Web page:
The following is an excerpt from “SEOUL MAN: A Memoir of Cars, Culture, Crisis, and Unexpected Hilarity Inside a Korean Corporate Titan” (Harper Business)
It’s easy to think of North Korea as a joke, because it has done so many childish things. Over the years South Korea has discovered several tunnels dug under the DMZ by the North for spy infiltration. Caught red-handed digging one tunnel, the North told the South, no, the tunnel was not for spying on the South. They were just mining for coal, the North said. And, in perhaps history’s lamest attempt to hide evidence, the North painted the tunnel walls black and hoped the South would buy it.
In a more recent example, instead of simply ignoring the 2014 Hollywood farce “The Interview”—whose admittedly tasteless plot involved assassinating the North Korean leader—North Korea petulantly hacked Sony Pictures, the film’s studio, causing embarrassing internal e-mails to be leaked and costing millions in security and brand damage, not to mention the studio head’s job.
North Korea is no joke to the South. In 1968, North Korean commandos ordered to kill President Park Chung-hee got within 100 meters of the presidential residence, called the Blue House for its roof color, before being stopped by security forces. Six years later came the second attempt on Park’s life, by the North Korean sympathizer who killed Park’s wife. In 1983, North Koreans tried to kill South Korean president Chun Doo-hwan during a state visit to Rangoon by planting a bomb in a ceiling of a building he was scheduled to visit. He was delayed in traffic but the bomb went off anyway, killing several senior advisers already there. In 1987, ostensibly upset that it had been denied the honor of hosting any of the 1988 Olympic games that went to Seoul, North Korean agents exploded a bomb on a Korean Air flight, killing 115. In 2006, North Korea detonated a nuclear bomb, repeating the exercise in 2009, 2013, and 2016.
The spring before my wife, Rebekah, and I arrived in Korea, in 2010, a North Korean torpedo sank the South Korean corvette Cheonan, killing forty-six sailors. When Rebekah and I visited the DMZ, Kim Jong-il had been supreme leader for seventeen years, having inherited the dictatorship from his father, Kim Il-sung, who was installed by the Soviets after they took the northern part of the Korean Peninsula from the Japanese in 1945. Kim Il-sung advocated the political and economic policy of juche, or self-reliance, cutting off his people from the outside world and virtually severing trade.
He also built the gulags that continue to this day and engineered a cult of personality around him. Kim Jong-il took over the country at his father’s death in 1994. On his watch, as many as 600,000 North Koreans starved during a famine caused by incompetence. Health experts visiting the country determined that chronic malnourishment caused North Koreans to be, on average, three inches shorter than their genetic cousins in the South. The country adopted a military-first policy. Kim Jong-il repeatedly outfoxed and embarrassed Seoul with bogus olive branches.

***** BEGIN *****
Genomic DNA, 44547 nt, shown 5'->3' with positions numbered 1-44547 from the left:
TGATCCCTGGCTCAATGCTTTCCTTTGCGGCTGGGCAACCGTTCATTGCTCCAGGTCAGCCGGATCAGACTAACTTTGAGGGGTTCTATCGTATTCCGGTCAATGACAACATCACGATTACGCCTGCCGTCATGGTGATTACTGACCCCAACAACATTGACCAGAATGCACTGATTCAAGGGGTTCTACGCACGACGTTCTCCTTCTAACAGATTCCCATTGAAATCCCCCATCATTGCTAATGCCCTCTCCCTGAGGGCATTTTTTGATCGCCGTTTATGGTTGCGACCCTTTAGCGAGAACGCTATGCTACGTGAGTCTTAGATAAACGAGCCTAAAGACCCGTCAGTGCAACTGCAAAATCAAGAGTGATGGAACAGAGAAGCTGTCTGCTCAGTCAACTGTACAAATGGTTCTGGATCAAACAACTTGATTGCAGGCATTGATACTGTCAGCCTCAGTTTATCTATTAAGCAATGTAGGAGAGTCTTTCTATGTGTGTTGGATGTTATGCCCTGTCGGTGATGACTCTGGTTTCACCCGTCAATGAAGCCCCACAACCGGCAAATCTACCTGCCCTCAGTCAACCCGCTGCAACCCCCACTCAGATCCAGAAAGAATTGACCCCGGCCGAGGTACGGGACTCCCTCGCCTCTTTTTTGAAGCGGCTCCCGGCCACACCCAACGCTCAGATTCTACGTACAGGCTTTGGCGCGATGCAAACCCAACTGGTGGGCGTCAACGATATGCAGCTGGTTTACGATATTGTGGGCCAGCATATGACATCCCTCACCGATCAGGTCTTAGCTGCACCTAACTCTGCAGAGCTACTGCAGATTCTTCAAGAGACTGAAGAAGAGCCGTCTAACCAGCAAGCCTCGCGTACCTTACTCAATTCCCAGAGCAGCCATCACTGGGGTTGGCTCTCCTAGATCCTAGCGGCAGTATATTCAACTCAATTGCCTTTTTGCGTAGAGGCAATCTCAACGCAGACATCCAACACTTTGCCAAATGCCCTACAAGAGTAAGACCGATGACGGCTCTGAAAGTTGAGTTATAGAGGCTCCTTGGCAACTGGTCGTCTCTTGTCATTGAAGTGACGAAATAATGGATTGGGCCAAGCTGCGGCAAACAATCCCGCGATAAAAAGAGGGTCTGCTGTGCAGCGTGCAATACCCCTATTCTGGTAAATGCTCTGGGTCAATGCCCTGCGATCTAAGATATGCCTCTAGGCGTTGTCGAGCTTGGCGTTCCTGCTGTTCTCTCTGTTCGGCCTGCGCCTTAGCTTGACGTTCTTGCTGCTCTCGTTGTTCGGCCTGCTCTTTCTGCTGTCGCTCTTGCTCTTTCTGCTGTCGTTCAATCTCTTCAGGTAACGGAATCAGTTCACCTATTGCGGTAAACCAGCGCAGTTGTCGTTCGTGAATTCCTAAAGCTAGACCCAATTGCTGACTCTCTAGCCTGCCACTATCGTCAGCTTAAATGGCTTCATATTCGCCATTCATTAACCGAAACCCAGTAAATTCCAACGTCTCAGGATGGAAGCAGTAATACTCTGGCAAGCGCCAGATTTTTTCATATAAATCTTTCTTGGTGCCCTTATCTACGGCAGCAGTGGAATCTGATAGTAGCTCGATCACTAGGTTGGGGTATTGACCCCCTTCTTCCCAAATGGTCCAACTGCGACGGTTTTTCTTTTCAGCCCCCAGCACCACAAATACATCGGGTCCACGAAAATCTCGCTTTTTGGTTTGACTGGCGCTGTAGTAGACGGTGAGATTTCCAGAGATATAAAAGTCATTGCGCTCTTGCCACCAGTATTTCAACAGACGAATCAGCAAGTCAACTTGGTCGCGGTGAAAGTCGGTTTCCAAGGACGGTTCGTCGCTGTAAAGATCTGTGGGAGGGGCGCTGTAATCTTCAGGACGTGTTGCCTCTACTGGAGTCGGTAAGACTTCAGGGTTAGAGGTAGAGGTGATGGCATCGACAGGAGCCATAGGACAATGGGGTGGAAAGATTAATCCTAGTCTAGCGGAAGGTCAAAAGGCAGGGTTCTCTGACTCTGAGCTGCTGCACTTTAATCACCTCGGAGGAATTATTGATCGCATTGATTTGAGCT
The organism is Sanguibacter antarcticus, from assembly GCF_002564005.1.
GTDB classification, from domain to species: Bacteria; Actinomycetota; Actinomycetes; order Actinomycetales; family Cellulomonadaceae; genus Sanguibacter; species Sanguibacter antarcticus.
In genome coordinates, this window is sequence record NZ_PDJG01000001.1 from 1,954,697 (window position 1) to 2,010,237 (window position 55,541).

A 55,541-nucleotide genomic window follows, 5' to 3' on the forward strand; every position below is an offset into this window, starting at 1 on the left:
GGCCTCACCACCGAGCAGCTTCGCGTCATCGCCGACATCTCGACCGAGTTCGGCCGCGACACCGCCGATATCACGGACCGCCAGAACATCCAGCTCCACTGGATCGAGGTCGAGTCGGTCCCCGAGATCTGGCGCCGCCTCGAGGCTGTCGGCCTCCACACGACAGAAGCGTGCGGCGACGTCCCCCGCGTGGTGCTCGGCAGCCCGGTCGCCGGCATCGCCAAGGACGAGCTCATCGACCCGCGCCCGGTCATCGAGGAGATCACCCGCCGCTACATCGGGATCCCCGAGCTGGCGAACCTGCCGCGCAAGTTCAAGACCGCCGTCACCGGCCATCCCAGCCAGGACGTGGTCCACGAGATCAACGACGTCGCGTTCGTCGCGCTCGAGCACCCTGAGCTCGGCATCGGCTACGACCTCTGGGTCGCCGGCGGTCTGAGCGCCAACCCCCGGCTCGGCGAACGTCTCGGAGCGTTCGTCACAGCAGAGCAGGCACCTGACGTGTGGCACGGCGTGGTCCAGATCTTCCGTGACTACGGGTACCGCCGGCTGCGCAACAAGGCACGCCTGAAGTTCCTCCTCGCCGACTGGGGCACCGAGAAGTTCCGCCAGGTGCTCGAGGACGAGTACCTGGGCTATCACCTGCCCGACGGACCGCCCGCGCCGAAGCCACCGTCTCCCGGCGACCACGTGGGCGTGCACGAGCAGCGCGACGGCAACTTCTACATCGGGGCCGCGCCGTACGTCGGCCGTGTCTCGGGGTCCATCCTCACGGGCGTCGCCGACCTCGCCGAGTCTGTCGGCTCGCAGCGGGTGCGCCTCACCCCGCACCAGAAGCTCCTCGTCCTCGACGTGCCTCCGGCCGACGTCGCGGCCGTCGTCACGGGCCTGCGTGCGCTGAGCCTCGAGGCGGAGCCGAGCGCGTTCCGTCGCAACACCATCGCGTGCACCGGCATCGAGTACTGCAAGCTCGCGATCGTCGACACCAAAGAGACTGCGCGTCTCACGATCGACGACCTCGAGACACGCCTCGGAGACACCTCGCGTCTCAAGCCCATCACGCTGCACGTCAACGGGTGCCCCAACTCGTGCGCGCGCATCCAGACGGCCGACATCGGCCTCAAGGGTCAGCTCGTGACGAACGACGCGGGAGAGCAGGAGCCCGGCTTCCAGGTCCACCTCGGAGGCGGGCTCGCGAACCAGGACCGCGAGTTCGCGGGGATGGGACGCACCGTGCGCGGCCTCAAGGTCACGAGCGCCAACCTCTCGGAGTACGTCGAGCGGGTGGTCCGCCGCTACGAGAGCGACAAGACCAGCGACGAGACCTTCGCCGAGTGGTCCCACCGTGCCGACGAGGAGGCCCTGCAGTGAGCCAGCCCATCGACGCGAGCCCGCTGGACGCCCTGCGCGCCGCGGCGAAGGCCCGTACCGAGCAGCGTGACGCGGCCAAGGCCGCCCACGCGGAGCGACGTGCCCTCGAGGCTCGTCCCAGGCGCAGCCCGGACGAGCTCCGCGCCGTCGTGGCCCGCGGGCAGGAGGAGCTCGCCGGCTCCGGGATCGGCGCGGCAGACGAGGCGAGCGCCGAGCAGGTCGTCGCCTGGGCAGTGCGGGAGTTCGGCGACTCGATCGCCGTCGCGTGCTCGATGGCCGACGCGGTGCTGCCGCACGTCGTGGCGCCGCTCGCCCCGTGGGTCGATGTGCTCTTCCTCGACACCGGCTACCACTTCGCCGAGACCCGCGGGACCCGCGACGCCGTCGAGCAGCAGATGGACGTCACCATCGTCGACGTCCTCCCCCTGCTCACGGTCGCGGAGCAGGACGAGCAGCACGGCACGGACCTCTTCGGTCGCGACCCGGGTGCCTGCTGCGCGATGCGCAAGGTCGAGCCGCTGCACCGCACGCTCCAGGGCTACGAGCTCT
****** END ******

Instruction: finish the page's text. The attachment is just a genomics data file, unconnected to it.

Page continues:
So, the longer one lives in Korea, the less funny North Korea gets.
As bellicose as North Korea can be, threatening to turn South Korea into a “lake of fire” every few months, a full-scale attack from the North was a theoretical if remote possibility. More worrisome to me was a rogue North Korean commander or an accident loosing a missile at one or both of the prime targets in the South: downtown Seoul, where my wife worked at the U.S. embassy, and the U.S. military base where we lived.
Heightening our anxiety was this: One month after we arrived in South Korea in October 2010, North Korea shelled a South Korean island, killing four people. Jet fighters screamed over my office at Hyundai Motor headquarters, about 70 miles southeast in Seoul.
The rest of the world thinks North Korea is crazy and unpredictable. South Korea does not. It believes the North is calculating. The South’s thinking seems to come down to this: the South will respond gravely to the North’s verbal threats and even endure the occasional fatal military action, because the South believes the North is not reckless enough to launch a full-scale attack on the South, since the North would be obliterated in a counterattack by combined U.S.–South Korean forces.
So South Koreans learn to live with the North and continue to absorb its occasional deadly attacks. It’s like living next door to a bully.